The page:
Two-piano is often used for orchestral works — it gives a broader feeling. You’ll see at this concert that the pianos are dovetailed together, so the keyboards are far apart. And people ask, doesn’t that make it almost impossible to play together?
The answer is, yes, it is more challenging, but I actually think the effort is not a bad thing. It makes it so that we can’t rely on anything physical. We don’t have any cues, we don’t look at each other, we don’t see each other’s hands — nothing. So you have to rely on really getting into the other person’s emotional world — understanding each other and communicating through other ways.
JH: In terms of getting into each other’s emotional world, it’s interesting how musicians can have different things they need to do before or after a concert to get in the right frame of mind. You two are known for being incredibly in-sync as players — do you also overlap in that other way?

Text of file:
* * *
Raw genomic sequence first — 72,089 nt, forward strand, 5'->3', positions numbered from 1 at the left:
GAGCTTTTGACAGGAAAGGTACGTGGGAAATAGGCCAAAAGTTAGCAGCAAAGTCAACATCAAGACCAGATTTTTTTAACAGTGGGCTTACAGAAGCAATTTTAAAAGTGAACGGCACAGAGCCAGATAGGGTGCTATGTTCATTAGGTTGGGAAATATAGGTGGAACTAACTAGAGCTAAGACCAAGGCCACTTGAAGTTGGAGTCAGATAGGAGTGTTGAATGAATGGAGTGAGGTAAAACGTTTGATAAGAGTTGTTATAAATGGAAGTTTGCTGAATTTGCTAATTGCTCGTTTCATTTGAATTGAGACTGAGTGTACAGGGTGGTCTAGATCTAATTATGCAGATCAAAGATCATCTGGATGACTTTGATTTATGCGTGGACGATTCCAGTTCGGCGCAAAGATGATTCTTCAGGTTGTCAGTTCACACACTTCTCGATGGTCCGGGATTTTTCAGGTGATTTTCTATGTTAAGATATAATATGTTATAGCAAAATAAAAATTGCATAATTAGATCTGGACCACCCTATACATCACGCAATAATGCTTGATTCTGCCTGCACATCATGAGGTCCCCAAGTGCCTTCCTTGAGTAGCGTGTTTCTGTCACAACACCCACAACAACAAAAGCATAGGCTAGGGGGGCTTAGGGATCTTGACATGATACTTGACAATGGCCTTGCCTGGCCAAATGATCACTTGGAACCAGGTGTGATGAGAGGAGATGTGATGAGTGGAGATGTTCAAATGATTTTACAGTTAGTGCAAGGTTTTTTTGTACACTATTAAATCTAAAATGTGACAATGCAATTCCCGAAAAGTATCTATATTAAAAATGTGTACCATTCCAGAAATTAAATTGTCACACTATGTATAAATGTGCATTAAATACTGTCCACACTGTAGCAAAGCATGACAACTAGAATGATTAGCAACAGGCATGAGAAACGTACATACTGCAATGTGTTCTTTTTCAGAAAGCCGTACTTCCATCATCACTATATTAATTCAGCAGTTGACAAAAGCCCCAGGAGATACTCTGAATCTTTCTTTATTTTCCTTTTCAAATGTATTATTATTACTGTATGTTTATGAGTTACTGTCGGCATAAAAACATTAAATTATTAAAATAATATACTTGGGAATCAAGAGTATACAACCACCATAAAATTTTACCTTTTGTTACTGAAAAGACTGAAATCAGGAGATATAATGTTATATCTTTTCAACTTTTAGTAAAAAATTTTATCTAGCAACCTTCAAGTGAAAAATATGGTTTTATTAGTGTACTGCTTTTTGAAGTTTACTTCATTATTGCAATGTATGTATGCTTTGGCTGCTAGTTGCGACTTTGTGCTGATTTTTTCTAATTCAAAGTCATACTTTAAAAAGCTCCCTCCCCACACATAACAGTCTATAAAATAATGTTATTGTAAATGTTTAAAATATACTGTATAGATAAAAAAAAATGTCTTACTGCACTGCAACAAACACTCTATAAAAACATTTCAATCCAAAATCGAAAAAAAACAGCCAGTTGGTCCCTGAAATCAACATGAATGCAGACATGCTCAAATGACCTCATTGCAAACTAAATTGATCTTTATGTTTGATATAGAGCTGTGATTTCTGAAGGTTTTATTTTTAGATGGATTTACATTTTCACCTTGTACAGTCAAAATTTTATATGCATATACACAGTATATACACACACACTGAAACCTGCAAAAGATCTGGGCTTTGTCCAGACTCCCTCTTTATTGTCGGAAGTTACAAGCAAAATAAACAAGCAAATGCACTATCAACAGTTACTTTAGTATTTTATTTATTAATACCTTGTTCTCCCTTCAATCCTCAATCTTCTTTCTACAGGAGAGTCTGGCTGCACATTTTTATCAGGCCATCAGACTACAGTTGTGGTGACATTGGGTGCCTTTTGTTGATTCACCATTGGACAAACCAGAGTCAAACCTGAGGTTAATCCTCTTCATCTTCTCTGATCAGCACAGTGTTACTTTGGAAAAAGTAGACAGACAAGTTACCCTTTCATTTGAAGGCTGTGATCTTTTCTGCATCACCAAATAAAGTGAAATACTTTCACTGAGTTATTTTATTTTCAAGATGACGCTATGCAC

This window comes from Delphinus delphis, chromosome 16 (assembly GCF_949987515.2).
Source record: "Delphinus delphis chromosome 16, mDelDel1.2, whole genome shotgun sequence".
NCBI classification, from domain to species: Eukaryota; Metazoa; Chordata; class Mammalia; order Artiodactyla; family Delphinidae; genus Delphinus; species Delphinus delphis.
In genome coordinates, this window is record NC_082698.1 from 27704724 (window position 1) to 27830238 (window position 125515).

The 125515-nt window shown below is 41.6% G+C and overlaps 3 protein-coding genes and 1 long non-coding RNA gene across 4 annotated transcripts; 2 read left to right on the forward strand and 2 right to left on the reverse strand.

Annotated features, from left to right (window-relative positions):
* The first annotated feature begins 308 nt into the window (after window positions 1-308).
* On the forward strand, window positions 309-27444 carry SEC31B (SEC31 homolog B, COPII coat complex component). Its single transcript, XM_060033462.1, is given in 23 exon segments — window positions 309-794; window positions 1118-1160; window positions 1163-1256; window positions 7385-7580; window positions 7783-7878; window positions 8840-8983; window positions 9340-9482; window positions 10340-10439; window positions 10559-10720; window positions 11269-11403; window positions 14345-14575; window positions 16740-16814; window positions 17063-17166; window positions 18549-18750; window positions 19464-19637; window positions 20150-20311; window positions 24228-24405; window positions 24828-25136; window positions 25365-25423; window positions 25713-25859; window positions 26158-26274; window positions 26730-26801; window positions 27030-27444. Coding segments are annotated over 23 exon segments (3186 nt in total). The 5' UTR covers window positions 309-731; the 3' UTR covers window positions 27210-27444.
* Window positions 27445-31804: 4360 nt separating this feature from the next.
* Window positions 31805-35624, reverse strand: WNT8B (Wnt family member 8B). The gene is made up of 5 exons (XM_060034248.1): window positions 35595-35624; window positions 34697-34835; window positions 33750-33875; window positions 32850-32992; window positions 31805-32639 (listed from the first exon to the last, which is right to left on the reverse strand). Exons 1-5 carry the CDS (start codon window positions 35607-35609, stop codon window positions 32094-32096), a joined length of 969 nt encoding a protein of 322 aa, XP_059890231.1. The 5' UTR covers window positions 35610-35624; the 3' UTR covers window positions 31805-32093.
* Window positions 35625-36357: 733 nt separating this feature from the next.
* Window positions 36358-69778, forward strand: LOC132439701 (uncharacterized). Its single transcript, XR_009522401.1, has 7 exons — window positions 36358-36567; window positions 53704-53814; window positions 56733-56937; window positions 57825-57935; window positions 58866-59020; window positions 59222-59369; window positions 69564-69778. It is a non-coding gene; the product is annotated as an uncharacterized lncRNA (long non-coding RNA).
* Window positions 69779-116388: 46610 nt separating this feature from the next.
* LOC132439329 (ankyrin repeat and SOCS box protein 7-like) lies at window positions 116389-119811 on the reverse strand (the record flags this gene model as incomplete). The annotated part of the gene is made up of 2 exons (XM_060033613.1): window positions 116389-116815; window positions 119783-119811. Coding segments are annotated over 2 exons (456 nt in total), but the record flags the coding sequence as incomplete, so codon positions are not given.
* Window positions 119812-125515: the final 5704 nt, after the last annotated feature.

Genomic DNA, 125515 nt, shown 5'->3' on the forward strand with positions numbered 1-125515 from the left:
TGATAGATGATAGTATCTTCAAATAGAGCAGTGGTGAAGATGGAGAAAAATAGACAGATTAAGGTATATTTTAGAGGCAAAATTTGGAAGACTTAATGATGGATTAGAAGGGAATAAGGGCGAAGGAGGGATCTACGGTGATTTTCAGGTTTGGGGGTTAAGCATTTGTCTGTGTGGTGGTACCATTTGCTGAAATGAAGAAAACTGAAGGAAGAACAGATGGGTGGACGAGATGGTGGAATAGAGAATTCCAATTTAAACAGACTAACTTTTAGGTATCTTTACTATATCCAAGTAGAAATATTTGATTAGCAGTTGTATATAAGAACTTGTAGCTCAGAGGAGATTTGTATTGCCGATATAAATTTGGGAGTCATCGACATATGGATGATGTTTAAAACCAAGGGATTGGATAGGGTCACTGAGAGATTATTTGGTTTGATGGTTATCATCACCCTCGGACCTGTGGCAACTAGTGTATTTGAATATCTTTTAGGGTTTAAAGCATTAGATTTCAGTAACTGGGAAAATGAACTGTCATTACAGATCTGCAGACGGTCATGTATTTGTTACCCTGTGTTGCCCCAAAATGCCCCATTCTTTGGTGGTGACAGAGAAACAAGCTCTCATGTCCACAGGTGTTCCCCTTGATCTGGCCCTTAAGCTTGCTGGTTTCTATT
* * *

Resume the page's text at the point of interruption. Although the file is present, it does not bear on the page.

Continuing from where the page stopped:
MN: That’s an interesting question — I don’t think we’ve been asked that before. Day to day it’s different, I will say. Also based on the fact that even I myself will have a different feeling before or after a concert, the chances of the two of us being in the same mode on one day is very, very small.
But there are certain things that help both of us. If possible, we like to have a keyboard backstage, or at least some way to stay warm. If it’s not playing piano, it’s dancing or doing something physical before we get onstage, because performing is like being a small-muscle athlete in some ways.
And sometimes, depending also on different moods, I like to listen to pieces by the same composer — not the piece that we’re about to play, but just to get inside that composer’s language.
[Something I’d never heard before — uncommon, or perhaps a well-kept secret among great players?]
Published on ClevelandClassical.com November 10, 2021.
Click here for a printable copy of this article